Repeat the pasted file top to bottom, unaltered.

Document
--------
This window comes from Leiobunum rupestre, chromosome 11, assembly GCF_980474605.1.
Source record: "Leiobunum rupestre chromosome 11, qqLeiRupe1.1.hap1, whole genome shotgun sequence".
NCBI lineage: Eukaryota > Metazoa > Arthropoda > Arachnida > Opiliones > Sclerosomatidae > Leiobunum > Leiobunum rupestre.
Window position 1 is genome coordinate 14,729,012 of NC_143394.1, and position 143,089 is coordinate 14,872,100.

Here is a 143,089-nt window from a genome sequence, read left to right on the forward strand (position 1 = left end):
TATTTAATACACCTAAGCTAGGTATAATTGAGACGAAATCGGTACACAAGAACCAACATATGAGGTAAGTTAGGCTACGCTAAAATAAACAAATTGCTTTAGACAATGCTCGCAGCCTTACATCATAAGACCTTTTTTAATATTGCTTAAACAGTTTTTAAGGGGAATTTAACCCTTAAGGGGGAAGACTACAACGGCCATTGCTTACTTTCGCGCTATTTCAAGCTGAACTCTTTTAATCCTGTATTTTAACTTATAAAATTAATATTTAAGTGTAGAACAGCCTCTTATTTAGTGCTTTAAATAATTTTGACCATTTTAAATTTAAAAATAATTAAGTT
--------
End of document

This window comes from Leiobunum rupestre, chromosome 11, assembly GCF_980474605.1.
Source record: "Leiobunum rupestre chromosome 11, qqLeiRupe1.1.hap1, whole genome shotgun sequence".
NCBI lineage: Eukaryota > Metazoa > Arthropoda > Arachnida > Opiliones > Sclerosomatidae > Leiobunum > Leiobunum rupestre.
Window position 1 is genome coordinate 14,729,012 of NC_143394.1, and position 143,089 is coordinate 14,872,100.

Here is a 143,089-nt window from a genome sequence, read left to right on the forward strand (position 1 = left end):
TATTTAATACACCTAAGCTAGGTATAATTGAGACGAAATCGGTACACAAGAACCAACATATGAGGTAAGTTAGGCTACGCTAAAATAAACAAATTGCTTTAGACAATGCTCGCAGCCTTACATCATAAGACCTTTTTTAATATTGCTTAAACAGTTTTTAAGGGGAATTTAACCCTTAAGGGGGAAGACTACAACGGCCATTGCTTACTTTCGCGCTATTTCAAGCTGAACTCTTTTAATCCTGTATTTTAACTTATAAAATTAATATTTAAGTGTAGAACAGCCTCTTATTTAGTGCTTTAAATAATTTTGACCATTTTAAATTTAAAAATAATTAAGTT